Execs Say 'Fantastic Four' Comic Cancellation Was Unrelated To The Movie

As fans patiently wait for something, anything official about Josh Trank's Fantastic Four, we start to focus on other things. Like the new origin of Doctor Doom. Or the fact Marvel Comics cancelled all Fantastic Four comics and has been generally touchy with the characters for the last few years.

The prevailing thought was that Marvel Comics canceled the FF comics on purpose to spite the people who were making the film. That they didn't want to help promote the film at all for 20th Century Fox, which will be releasing the new movie and handles the rights. Extreme conspiracy theorists wondered if canceling the comics would hurt the film, Fox would give up the rights, and the Fantastic Four could magically jump into Disney's Marvel Cinematic Universe.

Turns out, as you might have expected, that's 100% not the case. The Chairman and CEO of Fox, Jim Gianopulos, said as much in a recent interview and you can read his quotes about the Fantastic Four cancellation conspiracy below.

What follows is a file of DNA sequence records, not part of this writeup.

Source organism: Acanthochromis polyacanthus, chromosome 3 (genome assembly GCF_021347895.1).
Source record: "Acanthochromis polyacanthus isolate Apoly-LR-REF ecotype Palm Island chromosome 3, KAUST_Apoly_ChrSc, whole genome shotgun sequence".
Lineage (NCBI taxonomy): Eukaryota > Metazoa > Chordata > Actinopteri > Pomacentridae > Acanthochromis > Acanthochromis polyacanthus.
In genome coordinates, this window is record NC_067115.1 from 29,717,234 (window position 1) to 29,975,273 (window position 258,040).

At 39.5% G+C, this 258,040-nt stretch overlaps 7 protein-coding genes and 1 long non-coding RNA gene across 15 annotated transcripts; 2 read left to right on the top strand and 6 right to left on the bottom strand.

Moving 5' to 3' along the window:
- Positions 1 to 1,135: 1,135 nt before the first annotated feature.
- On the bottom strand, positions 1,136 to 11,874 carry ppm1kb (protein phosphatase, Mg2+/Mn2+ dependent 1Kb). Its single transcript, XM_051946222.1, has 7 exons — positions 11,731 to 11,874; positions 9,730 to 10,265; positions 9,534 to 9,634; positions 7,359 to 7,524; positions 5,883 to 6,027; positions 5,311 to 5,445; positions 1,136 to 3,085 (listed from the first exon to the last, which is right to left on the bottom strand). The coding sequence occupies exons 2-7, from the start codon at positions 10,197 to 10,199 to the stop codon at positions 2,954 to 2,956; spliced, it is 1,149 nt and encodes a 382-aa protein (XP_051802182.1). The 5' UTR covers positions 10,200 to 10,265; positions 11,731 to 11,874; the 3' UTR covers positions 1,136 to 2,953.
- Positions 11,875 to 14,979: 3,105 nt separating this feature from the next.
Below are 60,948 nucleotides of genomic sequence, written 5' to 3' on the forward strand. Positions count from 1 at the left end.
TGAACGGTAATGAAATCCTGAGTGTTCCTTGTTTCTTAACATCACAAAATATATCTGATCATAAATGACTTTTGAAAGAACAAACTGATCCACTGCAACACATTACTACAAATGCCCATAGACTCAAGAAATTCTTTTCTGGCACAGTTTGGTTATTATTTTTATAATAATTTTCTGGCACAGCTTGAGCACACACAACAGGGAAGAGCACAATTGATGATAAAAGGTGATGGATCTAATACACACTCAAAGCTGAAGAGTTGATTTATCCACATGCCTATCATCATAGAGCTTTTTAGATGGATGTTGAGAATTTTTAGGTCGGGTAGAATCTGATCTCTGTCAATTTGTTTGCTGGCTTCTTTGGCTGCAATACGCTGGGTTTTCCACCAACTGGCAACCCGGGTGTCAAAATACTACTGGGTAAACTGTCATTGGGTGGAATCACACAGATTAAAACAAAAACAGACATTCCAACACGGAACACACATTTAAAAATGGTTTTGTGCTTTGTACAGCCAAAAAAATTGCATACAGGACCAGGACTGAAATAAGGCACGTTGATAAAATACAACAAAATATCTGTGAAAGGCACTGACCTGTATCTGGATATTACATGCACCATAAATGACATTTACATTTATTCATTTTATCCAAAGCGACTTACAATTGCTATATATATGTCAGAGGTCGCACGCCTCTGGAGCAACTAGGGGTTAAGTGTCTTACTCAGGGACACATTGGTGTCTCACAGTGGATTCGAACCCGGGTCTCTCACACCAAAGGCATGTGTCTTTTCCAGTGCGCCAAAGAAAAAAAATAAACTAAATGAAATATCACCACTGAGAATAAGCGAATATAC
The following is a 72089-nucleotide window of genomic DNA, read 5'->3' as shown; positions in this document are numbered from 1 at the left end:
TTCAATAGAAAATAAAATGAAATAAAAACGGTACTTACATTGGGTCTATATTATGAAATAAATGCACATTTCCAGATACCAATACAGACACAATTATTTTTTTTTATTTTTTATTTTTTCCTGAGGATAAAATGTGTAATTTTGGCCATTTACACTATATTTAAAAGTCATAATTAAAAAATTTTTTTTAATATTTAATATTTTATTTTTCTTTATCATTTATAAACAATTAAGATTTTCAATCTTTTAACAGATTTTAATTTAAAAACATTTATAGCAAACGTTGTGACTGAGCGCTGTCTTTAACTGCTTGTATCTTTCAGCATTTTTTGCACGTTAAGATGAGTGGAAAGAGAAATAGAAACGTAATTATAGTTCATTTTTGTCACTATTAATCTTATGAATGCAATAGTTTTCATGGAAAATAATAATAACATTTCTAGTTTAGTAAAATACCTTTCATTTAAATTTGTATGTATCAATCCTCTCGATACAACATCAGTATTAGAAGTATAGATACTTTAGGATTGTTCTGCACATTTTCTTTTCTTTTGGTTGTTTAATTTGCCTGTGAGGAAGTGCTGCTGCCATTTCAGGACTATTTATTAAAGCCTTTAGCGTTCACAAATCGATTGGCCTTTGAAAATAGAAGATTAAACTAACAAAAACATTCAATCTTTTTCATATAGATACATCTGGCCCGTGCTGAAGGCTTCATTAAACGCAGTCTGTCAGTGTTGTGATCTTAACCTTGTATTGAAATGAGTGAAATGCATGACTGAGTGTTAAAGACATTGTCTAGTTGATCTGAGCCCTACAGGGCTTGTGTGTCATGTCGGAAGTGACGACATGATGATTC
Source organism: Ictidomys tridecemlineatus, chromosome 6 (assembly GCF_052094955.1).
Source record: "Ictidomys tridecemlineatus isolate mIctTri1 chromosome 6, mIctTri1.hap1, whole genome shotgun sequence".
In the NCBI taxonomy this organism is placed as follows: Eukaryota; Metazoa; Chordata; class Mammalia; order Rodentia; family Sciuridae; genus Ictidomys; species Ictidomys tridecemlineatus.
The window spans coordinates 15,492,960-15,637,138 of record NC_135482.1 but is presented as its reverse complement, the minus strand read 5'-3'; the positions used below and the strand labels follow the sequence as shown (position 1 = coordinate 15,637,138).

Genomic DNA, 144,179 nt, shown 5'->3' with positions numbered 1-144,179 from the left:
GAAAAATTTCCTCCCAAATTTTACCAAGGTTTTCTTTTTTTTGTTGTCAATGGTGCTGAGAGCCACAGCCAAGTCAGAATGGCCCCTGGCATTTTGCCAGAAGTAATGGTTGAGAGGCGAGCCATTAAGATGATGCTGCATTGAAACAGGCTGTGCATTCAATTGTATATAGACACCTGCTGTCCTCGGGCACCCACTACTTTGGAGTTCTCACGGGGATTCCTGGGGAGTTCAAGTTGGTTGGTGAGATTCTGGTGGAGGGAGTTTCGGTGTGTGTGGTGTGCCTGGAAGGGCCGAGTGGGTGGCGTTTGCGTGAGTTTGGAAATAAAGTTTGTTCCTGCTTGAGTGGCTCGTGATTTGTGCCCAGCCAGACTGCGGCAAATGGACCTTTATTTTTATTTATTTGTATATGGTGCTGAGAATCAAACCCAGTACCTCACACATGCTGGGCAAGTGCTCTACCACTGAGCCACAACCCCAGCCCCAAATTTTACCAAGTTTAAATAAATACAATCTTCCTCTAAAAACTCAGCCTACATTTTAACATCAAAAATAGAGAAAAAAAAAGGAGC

The official Fantastic Four cancellation conspiracy quote come from a longer roundtable discussion with several high powered studio heads done by the Hollywood Reporter. Comic Book, however, noticed this quote. When asked if the Fantastic Four comics were cancelled because of the movie, Gianopulos said the following:

No, I don't think so. I don't know how that decision came about. The comic was not a huge seller. The Fantastic Four is a very established group of characters, and the film is awesome. Yeah, I think...I don't know how that played into their decision, but it wasn't...the book wasn't selling as well as others.

And then to add even more truth to that statement, the CEO of Disney Alan Horn (Disney owns Marvel, so basically he's in charge of Marvel) added:

Fully independent decision, by the way, I didn't even know about it. I mean, honestly, we don't even [shrugs his shoulders].

Now can you trust these two powerful men? I think so. If Marvel really pulled a vindictive move like that, you'd imagine Gianopulos would have been honest about it. And Horn's almost oblivious reaction to the insinuation is telling as well.

So, that pretty much puts a fork in any Fantastic Four cancellation conspirary. Now, if Fantastic Four is so "awesome," like Gianopulos says, when are we going to get a peek? Maybe Night at the Museum 3 next month?